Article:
One of golf’s most prestigious tournaments — the Masters — took place last weekend at one of golf’s most prestigious courses, Augusta National.
It was a truly disappointing event.
The disappointment didn’t come from Chairman of Augusta National William “Hootie” Johnson’s stubborn refusal to allow a female golfer to join the club. That was to be expected.
Nor was disappointment caused by the vicious backlash toward feminist activist Martha Burk whose campaign against good old fashioned sexist discrimination was blamed for putting a damper on the Masters 2003. (How dare she?) The backlash too was expected.
It wasn’t even the media falsely reporting that Mike Weir was the first Canadian to win a Major golf tournament (Sandra Post has won three) that got me down. Who could expect better?
What surprised me about the 67th Masters was the lack of support for Burk’s campaign.
The “Burk versus Hootie” controversy began about a year ago when Burk wrote a letter encouraging Hootie to invite a woman to join the club’s exclusive membership. His response was a flat “no.” Augusta is a private club and, as such, can discriminate as it sees fit.
Burk and supporters then targeted PGA Tour sponsors. Hootie responded that he wasn’t going to take orders from a woman. Burk was granted a permit to hold an official protest. Hootie called Burk names and stood firmly by the club’s men-only policy.
As the controversy grew in the days leading up to the tournament, expectations for a large protest frightened organizers and encouraged supporters.
Am I the only one who envisioned the streets of Augusta, Georgia, being trampled by thousands of women with big signs and loud voices united by the fight for equality?
All I got was a lousy National Post article that reported a “paltry two dozen women” had showed up.
Rather than uniting women, Burk’s effort on behalf of female golfers exaggerated a sharp division between them: the one that lies between women who want to challenge the status quo and those who don’t want to rock the boat.
Do we need to be reminded that without women’s fights for rights we wouldn’t be able to vote or go to university or own property or to be full persons under the law?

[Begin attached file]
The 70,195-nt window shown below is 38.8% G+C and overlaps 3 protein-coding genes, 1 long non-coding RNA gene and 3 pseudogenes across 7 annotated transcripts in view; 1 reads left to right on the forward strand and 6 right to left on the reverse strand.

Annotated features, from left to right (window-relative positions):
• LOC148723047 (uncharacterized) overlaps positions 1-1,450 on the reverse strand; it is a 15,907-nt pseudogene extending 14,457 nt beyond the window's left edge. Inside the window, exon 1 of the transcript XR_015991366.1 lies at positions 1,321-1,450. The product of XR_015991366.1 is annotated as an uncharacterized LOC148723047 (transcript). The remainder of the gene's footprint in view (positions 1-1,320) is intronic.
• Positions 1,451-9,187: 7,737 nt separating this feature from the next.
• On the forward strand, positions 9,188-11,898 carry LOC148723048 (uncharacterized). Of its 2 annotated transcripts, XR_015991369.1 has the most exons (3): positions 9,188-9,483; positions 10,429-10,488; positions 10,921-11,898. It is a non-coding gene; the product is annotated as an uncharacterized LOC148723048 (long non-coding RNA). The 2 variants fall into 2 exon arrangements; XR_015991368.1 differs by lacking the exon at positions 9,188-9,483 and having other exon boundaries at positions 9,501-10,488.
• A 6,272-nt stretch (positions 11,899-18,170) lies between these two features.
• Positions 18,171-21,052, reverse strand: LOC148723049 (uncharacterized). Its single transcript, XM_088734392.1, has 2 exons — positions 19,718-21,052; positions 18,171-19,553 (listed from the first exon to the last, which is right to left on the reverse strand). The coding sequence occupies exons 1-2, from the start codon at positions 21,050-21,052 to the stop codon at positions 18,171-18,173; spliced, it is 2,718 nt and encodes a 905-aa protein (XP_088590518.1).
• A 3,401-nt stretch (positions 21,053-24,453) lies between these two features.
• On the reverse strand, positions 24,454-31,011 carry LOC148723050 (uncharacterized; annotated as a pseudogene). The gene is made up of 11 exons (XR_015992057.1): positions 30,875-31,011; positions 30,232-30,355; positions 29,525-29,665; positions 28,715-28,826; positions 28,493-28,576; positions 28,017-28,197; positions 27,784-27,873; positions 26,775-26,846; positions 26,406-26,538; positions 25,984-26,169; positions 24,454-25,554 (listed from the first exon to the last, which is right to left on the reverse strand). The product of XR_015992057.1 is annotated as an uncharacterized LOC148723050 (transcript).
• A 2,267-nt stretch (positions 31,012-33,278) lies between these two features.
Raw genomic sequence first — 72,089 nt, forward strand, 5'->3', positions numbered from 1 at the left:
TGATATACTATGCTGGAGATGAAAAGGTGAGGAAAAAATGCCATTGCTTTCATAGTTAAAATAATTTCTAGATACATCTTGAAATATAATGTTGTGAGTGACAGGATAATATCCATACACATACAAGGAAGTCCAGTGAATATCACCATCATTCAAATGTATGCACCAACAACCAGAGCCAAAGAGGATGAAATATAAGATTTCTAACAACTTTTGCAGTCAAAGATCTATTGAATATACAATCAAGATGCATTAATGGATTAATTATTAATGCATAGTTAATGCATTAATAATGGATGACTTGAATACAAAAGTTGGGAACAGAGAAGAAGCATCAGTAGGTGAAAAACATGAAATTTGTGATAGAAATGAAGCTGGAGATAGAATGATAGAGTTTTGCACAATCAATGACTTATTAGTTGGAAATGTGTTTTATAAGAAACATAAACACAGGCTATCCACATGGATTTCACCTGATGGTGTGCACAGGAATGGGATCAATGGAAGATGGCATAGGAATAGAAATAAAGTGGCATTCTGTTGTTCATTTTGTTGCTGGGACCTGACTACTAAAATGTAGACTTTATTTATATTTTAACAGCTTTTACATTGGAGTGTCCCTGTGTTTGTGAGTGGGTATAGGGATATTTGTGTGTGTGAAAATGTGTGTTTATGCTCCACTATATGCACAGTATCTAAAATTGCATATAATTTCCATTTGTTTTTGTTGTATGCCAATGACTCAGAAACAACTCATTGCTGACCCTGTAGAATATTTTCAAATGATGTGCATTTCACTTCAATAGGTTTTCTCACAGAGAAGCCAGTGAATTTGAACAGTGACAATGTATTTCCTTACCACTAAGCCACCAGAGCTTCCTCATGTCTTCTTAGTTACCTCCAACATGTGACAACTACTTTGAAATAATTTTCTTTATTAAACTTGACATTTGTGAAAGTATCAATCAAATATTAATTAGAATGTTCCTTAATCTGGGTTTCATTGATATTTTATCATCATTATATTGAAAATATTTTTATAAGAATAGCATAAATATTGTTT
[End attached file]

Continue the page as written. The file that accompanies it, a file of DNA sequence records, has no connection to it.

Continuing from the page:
Aparently some do. One woman there to disrupt the protest called Burk “ridiculous.” Others were furious that this “feminist” was ruining the event.
Perhaps the pathetic turnout was because few women actually want to join Augusta or because the right to golf at a fancy course is not women’s top priority. But here’s the thing: it does matter. The fight, while seemingly trivial, is powerful symbolically. It’s a case of elite men telling us what we can and can’t do. Now where have I heard that one before?
This dispute goes deeper than just a boys’ club locking its doors to some people based on what’s between their legs. (Or, rather, what isn’t.) One man attended Burk’s protest holding a sign that read: “MAKE ME DINNER!” The other side demanded that Burk iron his shirts.
The fact that a hootie-tootie — or, er, a hoity-toity — golf course, whose membership list is a who’s-who of corporate America, is using its power to exclude women shows that this battle is about who has control and hanging on to power.
Canadian journalist Laura Robinson wrote in Black Tights: Women, sport and sexuality that “boys will never become well-rounded men if they don’t learn to play together with girls in a fair, equitable, and inclusive fashion.” How true. She asks: “How can [boys] be expected to become men who treat women as equals if they are constantly being encouraged to participate in activities that exclude females as inferior?” Good question.
If Hootie’s elite men can’t play a friendly game of golf with a female co-member, chances are they can’t include women in much else.
It’s about time women started supporting one another in the struggle for equality, because, frankly my dear, no one else will. The Hooties of this world will never give up power willingly and as long as women stand divided, we’ll all continue to play together on men’s turf, both on and off the course.
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